Hiya! It's Lisa again, and I'm here today to pick your brains.
"I'm mean to my characters." It's a common phrase among authors. We laugh it off without considering: Are we too mean? Have you ever read a book and considered the conflict to be too much to be realistic for one character? All the twists and turn of events and just bad things in general that was thrown at the character was just too much to be believable? Is it realistic for a person's dog to die, mother to get into a wreck and be in a coma, house burn down and get a snake bite while running away from said burning house...all in one week? Sure we're in the conflict business but we have to consider, what are the odds of this really happening to one person in this time frame. If nil, then perhaps we should reconsider adding in that snake bite. :)
Have you ever pulled back on your character's conflict to make the story more realistic? Do you think that's necessary? Are you staring at your computer screen right now, trying to figure out the best way to say "Shut your yapper, Lisa."
Karlie: This is one of the things that plague me, Lisa. I'm always agonizing over should I have really killed this character? or does this ending seem cheap and overly dramatized because so much went wrong for him?
So yes, I have pulled back on conflict. Is it necessary? I think it all boils down to making the consequences, good or bad, reflect the character's choices. Just as every action has a reaction in life, every move the character makes needs to have a countermove somewhere in the story. A tragic death in the right place makes the book stick in a reader's mind long after they put it down. A tragic death in the wrong place just results in eye-rolling and the reader going off to find something else to read.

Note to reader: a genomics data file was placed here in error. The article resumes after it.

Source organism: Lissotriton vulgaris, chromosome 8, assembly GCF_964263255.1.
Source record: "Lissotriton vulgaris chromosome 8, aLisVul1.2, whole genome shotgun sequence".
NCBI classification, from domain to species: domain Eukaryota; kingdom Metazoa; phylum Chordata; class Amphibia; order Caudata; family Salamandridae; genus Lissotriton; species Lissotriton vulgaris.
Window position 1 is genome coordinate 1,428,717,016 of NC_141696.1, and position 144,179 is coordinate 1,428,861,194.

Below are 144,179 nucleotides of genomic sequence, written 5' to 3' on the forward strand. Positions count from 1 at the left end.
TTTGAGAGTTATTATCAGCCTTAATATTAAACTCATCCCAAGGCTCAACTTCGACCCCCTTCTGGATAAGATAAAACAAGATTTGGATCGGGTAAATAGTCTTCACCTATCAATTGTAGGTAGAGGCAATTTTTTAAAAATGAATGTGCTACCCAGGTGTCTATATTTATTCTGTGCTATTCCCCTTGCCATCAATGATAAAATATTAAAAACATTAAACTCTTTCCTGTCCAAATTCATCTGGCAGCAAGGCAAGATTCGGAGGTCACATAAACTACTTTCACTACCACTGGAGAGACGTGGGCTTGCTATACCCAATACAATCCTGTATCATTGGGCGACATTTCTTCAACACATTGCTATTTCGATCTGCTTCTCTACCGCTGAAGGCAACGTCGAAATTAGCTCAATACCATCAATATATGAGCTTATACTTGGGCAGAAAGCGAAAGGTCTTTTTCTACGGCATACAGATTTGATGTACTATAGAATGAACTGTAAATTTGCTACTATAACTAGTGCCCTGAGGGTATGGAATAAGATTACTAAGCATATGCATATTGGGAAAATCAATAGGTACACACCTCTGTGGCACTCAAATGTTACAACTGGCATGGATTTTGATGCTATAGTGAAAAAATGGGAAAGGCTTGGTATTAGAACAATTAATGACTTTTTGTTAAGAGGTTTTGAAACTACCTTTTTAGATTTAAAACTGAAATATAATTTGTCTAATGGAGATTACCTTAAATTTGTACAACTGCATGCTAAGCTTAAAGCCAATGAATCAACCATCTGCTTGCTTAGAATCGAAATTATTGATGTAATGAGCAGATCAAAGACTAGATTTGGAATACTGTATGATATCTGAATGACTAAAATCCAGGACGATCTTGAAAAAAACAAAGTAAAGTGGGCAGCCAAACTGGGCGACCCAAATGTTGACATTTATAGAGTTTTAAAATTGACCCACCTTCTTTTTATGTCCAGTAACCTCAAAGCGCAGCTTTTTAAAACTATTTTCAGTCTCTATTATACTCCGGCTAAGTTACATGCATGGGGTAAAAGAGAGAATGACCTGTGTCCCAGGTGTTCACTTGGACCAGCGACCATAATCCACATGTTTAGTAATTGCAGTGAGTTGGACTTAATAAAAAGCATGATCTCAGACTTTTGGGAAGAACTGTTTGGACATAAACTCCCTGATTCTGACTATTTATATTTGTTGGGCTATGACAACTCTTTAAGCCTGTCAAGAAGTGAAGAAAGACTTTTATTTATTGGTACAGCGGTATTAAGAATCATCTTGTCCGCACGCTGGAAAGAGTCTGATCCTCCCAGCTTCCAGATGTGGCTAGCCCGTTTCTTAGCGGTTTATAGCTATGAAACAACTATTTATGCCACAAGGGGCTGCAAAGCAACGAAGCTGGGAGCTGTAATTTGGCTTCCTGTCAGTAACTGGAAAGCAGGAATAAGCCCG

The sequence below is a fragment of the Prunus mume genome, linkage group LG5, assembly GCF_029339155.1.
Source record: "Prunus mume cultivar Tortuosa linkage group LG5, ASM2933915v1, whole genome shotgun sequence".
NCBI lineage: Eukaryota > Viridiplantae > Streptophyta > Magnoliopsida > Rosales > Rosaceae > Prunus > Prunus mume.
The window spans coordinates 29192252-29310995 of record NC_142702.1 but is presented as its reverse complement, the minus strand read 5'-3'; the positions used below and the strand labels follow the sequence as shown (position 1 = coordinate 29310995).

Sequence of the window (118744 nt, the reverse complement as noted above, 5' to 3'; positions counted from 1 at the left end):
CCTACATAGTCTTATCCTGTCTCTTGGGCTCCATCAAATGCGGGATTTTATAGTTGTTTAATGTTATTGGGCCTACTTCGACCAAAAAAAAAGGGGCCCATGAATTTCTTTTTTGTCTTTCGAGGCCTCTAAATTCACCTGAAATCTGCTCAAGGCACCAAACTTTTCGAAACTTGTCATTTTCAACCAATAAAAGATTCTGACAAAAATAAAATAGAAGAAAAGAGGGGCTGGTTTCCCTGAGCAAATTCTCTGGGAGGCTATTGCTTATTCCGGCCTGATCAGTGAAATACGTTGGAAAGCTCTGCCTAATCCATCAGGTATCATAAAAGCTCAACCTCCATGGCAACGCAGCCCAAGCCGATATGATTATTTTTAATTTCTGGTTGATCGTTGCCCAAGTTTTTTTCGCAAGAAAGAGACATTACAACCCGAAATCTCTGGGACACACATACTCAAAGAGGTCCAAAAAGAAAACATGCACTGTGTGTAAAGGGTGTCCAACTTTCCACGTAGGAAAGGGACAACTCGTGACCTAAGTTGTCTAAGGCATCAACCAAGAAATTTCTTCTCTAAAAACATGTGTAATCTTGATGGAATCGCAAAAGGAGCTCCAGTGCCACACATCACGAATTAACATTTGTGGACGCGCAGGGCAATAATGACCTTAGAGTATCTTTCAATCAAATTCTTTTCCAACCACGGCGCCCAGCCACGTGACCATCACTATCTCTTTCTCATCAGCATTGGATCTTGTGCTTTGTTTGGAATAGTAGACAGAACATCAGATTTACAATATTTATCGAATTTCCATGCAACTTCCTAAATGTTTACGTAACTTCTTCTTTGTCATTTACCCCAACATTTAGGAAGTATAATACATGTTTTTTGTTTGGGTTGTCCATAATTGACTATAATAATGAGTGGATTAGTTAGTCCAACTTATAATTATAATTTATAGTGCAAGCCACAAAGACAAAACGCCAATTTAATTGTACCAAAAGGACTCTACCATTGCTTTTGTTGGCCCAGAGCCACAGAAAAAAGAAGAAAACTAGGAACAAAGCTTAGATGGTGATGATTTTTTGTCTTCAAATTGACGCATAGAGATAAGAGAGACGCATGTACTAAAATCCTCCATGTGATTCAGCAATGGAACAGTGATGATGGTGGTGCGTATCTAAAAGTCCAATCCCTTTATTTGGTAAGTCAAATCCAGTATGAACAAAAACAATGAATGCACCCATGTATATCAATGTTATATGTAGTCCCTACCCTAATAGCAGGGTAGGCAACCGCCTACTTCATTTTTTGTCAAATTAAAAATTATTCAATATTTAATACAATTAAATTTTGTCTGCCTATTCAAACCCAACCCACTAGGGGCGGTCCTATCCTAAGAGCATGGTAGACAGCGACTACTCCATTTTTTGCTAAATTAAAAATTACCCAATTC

Instead of putting a character through hell just because you can, ask yourself "What needs to happen next, to keep the plot going?" If it calls for more beating up on your character's girlfriend, fine. If not...maybe you better let her off with a warning. ;)
Caitlin: I very rarely have this problem and am constantly criticized (by my writers group and even my husband :) ) for being way too nice to my characters. I love them and want them to succeed and have fun, which doesn't make for very suspenseful plots.... I have been getting better though. I even had a character run through bullet fire and get nicked in the arm! Only to hear that guns in that situation were unrealistic. Sigh.... I still think though, for me, I should keep trying to put more danger and obstacles in, at least in early drafts, because that's my challenge. I can always scale back later.
Lisa: In the book I'm planning now, I've been rethinking part of my "plan." I do think I'm being too hard on my character for it to be realistic, hence the idea for this post. But some of these particular plot points still have to come through for the plot to work. I have a character who must decide something. But I've built up his determination too well to make the choice that I need him too. So I was trying to figure out what would make him finally decide this. Got it! This one person he has a bond with says he should do it, they argue about it, then she dies. One of her arguments was life is too short...with her dying, he's got proof in his face that life really is too short. So he decides.
So, what do I do now that I've decided this is too much combined with all the other things I've put him through? I think I'll make it where her death announcement is a misunderstanding. It was someone else who died, but he's not going to be told so for an entire 24 hours. He does his deed before finding out. (It took me a full 24 hours to decide this. LOL, my character was paying me back.) My point is fake it. If some of the stuff you're loading on your character is too much, make one of the bombs you drop an innocent misunderstanding, or make it where someone tricked him. Plot point is met - business is done.
That's my advice. What's yours? Do you think it's possible to put too much bad luck on one character?